The Royal Australian Navy’s new amphibious ship HMAS Choules has successfully carried out its first major amphibious training tasks.
Navy and Army have come together over the last three weeks for the amphibious exercises known as “SQUADEX” and “SEA LION.” Exercise SQUADEX provided practice for drivers of Army Landing Craft Medium (LCM8) and Navy Landing Craft Heavy (LCH), along with a variety of vehicle types as they drive on and off HMAS Choules.
HMAS Choules is significantly larger than the amphibious ships she replaced and she gives the ADF new capabilities such as a floating dock.
The internal docking facility or “well dock” can be flooded to a depth of up to three metres so landing craft and the ship’s own landing barges called Mexeflotes actually drive inside the hull whilst the ship is at sea, taking on their cargo of vehicles and people in safe and controlled conditions.
“It’s reasonably daunting first time,” said Private Jarrod Gafa from 35 Water Transport.
“The ship is very stable and the entry into the well dock is wide enough, but sea swell and the current can make it a challenge to execute an accurate approach and enter the ship at the correct angle with just enough power to deploy the LCM8.”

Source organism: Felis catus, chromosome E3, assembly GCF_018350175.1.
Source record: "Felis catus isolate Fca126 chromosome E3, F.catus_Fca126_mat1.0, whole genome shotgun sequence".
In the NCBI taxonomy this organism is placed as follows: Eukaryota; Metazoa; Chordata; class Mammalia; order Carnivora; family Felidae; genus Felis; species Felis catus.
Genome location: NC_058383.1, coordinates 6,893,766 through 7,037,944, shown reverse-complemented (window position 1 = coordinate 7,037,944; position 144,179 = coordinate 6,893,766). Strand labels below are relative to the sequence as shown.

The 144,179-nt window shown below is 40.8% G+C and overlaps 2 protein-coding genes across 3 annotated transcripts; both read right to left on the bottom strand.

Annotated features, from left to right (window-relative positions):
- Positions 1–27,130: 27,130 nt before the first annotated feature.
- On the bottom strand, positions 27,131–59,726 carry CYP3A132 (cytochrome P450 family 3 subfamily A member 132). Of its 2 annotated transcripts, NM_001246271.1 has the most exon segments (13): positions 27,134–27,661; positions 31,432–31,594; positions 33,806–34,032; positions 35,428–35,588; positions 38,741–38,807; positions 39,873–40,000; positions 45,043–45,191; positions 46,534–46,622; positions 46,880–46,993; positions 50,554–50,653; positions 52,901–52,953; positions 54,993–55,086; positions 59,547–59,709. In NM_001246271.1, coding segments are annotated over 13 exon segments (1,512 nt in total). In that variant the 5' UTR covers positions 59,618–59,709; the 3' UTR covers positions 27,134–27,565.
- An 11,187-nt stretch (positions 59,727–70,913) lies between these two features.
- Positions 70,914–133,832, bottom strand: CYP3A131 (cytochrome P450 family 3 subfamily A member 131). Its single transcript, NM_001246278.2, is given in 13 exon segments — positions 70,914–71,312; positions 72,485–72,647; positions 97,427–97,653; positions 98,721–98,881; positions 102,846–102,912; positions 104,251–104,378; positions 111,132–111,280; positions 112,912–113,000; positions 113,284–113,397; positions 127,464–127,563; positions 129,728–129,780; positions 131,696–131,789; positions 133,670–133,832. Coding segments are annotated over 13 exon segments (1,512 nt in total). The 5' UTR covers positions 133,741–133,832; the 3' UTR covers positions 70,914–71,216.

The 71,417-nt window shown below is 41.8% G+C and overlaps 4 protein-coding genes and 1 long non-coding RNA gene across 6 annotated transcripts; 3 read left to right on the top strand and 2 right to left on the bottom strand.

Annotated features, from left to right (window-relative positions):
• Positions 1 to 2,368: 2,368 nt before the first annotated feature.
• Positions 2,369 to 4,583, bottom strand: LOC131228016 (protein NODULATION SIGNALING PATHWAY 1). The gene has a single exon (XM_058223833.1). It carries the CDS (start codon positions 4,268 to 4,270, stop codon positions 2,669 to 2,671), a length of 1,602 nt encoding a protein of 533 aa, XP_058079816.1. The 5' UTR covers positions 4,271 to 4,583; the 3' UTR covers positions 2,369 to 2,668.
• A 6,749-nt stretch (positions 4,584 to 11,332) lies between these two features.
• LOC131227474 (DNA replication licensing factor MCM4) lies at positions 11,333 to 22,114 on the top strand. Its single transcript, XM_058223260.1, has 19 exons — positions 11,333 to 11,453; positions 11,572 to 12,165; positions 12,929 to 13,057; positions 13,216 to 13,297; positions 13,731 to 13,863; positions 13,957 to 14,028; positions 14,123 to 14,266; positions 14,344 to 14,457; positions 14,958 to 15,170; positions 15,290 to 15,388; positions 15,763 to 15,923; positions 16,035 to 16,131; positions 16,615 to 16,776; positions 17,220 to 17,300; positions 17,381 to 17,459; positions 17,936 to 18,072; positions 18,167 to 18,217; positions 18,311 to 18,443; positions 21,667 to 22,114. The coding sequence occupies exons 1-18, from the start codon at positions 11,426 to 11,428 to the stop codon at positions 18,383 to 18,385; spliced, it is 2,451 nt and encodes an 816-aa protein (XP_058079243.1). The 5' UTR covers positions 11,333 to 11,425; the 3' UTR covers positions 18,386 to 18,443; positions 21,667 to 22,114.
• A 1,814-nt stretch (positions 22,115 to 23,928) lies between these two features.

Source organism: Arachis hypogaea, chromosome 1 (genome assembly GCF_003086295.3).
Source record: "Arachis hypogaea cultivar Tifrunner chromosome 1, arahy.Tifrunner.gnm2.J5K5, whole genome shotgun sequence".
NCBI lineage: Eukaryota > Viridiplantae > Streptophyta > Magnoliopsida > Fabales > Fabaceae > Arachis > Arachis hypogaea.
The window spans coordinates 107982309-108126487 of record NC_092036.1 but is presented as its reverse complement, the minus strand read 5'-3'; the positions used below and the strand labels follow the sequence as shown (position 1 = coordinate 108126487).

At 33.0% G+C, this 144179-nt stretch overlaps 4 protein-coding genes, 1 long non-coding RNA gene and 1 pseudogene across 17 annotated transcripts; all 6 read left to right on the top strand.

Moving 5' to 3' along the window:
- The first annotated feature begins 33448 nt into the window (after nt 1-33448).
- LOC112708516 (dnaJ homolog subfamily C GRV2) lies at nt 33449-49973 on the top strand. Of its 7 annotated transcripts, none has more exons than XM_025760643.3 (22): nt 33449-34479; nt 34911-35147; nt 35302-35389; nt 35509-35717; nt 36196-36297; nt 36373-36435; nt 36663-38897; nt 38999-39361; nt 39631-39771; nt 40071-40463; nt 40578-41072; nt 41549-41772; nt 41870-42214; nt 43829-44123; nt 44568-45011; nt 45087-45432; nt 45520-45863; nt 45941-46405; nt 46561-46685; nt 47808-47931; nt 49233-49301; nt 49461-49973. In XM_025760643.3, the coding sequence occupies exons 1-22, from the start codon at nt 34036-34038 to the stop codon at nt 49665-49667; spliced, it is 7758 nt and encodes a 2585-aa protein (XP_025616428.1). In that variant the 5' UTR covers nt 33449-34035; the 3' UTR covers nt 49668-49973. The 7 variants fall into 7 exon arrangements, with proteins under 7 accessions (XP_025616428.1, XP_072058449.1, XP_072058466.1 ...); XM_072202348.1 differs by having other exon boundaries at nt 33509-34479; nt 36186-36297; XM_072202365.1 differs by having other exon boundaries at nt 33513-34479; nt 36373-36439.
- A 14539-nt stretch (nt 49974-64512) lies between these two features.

Army Blackhawk helicopter pilots from 5 Aviation Regiment, based in Townsville, have also put the ship to the test, flying constant sorties to confirm their deck landing qualifications, as well as practice cargo and personnel transfers.
For exercise SEA LION, HMAS Choules was joined by the New Zealand amphibious ship HMNZS Canterbury, with her 122 crew, Australian Army personnel from Townsville’s 3rd Brigade and planning staff from all three services around Australia. This exercise was focused on confirming the ADF is prepared to meet a humanitarian assistance and disaster relief incident within our region.
According to HMAS Choules’ Commanding Officer, Commander John Cowan, these types of activities will soon become the norm for the Royal Australian Navy’s newest ship.
“We have the capacity to conduct simultaneous landing craft and helicopter operations, day and night, in support of operations focused on humanitarian assistance and disaster relief (HADR). Using Choules’ well dock to move personnel and equipment ashore allows a significant increase in the speed of transfer compared with the Navy’s previous Landing Platform Amphibious ships,” CMDR Cowan said.
At 176 metres long, Choules has a crew of 158 officers and sailors, including a permanently embarked Ships Army Department of 22. The ship can accommodate two large helicopters, 150 light trucks and 350 troops.